Protection system of the main engine

Protecting the main engine on a merchant vessel is critical for ensuring safe and efficient operation. Various protective measures and systems are implemented to safeguard the engine from damage and ensure its reliable performance. Here are the primary protections for the main engine on a merchant vessel:

1. Alarm and Monitoring Systems

  • Engine Room Alarm System: Alerts the crew to any abnormalities or faults in the engine.
  • Remote Monitoring System: Allows continuous monitoring of engine parameters from the bridge or a centralized control room.

2. Temperature and Pressure Controls

  • Cooling Water Temperature: Monitors and controls the temperature of the cooling water to prevent overheating.
  • Lubricating Oil Pressure: Ensures adequate lubrication pressure to prevent engine wear.
  • Fuel Oil Pressure and Temperature: Maintains the correct pressure and temperature of the fuel oil for efficient combustion.
  • Exhaust Gas Temperature: Monitors the exhaust gas temperature to detect potential issues such as incomplete combustion or overheating.

3. Safety Devices

  • Safety Valves: Relieve excess pressure to prevent explosions or damage.
  • Crankcase Explosion Relief Valves: Prevent the build-up of explosive gases within the crankcase.
  • Scavenge Airbox Safety Valve: Releases excess pressure in the scavenge air system.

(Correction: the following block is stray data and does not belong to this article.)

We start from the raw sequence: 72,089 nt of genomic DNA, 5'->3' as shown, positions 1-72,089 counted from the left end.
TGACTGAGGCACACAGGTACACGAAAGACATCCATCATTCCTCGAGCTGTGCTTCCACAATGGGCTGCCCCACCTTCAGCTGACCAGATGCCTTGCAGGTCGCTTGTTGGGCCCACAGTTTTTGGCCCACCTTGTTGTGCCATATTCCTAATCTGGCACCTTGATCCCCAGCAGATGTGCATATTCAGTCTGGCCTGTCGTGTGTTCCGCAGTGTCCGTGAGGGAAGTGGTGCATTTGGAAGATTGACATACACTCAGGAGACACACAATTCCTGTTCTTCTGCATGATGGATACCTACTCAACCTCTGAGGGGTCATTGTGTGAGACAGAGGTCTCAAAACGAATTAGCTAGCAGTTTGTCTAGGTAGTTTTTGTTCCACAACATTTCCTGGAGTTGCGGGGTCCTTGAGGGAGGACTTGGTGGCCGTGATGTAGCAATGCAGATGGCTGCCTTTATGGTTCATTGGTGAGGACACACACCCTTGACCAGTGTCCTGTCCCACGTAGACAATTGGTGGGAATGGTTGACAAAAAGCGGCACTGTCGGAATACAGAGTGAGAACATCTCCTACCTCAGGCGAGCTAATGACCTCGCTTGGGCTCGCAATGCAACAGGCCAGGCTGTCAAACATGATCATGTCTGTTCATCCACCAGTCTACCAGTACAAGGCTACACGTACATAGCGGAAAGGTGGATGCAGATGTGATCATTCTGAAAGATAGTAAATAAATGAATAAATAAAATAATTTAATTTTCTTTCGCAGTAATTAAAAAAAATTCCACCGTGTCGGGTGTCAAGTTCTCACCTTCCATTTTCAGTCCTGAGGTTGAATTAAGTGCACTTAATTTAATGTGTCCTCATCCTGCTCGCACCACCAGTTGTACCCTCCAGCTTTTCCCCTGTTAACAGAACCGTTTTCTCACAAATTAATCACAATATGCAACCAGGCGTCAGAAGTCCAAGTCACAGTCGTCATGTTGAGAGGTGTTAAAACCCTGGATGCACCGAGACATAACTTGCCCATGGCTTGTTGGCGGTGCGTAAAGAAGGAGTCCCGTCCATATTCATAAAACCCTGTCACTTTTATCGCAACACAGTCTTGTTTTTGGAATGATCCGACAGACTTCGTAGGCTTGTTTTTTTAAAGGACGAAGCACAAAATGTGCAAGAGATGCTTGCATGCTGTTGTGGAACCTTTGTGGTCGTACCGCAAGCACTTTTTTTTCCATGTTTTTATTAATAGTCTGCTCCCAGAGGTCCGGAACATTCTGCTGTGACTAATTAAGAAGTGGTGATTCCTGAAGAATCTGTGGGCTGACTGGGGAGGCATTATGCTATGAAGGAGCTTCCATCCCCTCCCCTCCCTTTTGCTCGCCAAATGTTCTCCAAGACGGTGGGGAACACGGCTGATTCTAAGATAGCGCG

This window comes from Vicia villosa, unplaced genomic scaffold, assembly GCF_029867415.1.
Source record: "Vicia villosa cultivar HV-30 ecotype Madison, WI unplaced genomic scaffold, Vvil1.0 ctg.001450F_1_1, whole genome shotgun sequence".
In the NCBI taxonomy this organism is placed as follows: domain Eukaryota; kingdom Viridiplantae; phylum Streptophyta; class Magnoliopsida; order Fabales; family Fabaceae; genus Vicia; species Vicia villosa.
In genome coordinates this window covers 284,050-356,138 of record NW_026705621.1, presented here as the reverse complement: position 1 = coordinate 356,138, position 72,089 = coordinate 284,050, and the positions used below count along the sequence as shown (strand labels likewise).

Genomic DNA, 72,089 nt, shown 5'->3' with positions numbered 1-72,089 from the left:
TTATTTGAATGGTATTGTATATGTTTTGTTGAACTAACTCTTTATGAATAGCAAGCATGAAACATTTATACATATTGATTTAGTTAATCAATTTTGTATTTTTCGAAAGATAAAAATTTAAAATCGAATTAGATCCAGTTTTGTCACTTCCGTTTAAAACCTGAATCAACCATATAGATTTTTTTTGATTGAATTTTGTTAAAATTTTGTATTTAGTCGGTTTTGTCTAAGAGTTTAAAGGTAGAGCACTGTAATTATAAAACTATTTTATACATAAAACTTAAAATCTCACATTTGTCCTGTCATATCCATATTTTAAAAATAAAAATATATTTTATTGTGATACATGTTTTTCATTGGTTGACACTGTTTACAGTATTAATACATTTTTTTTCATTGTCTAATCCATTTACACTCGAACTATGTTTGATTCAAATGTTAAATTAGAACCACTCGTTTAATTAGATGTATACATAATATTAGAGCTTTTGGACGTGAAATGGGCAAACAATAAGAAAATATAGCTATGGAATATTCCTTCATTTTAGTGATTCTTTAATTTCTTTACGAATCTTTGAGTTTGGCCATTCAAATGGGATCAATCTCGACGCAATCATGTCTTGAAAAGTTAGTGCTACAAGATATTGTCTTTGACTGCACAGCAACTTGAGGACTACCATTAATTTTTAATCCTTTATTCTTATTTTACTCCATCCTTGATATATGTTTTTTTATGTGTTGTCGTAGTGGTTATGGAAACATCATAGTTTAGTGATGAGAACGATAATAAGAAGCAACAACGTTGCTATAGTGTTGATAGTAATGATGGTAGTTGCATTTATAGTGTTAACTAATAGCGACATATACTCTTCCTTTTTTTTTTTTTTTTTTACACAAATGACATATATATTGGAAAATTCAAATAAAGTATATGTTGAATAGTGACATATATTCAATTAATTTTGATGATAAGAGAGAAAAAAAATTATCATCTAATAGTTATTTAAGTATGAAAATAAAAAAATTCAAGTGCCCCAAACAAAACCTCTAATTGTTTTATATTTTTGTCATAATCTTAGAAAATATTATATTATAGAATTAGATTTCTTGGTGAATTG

4. Shutdown Mechanisms

  • Emergency Shutdown System (ESD): Automatically shuts down the engine in case of severe faults or emergencies.
  • Overspeed Trip: Shuts down the engine if it exceeds its maximum safe operating speed.
  • Low Lubricating Oil Pressure Shutdown: Stops the engine if the lubricating oil pressure drops below a safe level.
  • High Water Temperature Shutdown: Shuts down the engine if the cooling water temperature exceeds safe limits.

5. Fire Detection and Extinguishing Systems

  • Engine Room Fire Detection System: Detects the presence of fire or smoke in the engine room.
  • Fixed Fire Extinguishing System: Uses CO2, foam, or other extinguishing agents to control fires in the engine room.

6. Mechanical Protections

  • Air Start System Protection: Ensures that the air starting system operates correctly and prevents damage during engine start-up.
  • Turbocharger Safety: Monitors the turbocharger performance and provides alarms or shutdown in case of malfunction.
  • Vibration Monitoring: Detects abnormal vibrations which could indicate misalignment or mechanical faults.

7. Fuel and Oil Management

  • Water-in-Fuel Detection: Identifies the presence of water in the fuel, which can cause engine damage.
  • Oil Mist Detector: Detects oil mist in the crankcase to prevent crankcase explosions.

8. Control Systems

  • Governor: Regulates the engine speed and maintains it at the desired level.
  • Automatic Control Systems: Manage various engine parameters automatically to ensure optimal performance.

9. Regular Maintenance and Inspections

  • Scheduled Maintenance: Routine checks and maintenance activities to keep the engine in good condition.
  • Condition Monitoring: Regular inspection and analysis of engine components to predict and prevent failures.

10. Training and Procedures

  • Crew Training: Ensures that the engine room personnel are well-trained to handle emergencies and routine operations.
  • Standard Operating Procedures (SOPs): Detailed procedures for normal and emergency operations of the main engine.

Implementing these protections helps to ensure the safe and efficient operation of the main engine on a merchant vessel, minimizing the risk of accidents and mechanical failures.


Main engine: MITSUI MAN B&W 6S50MC-C.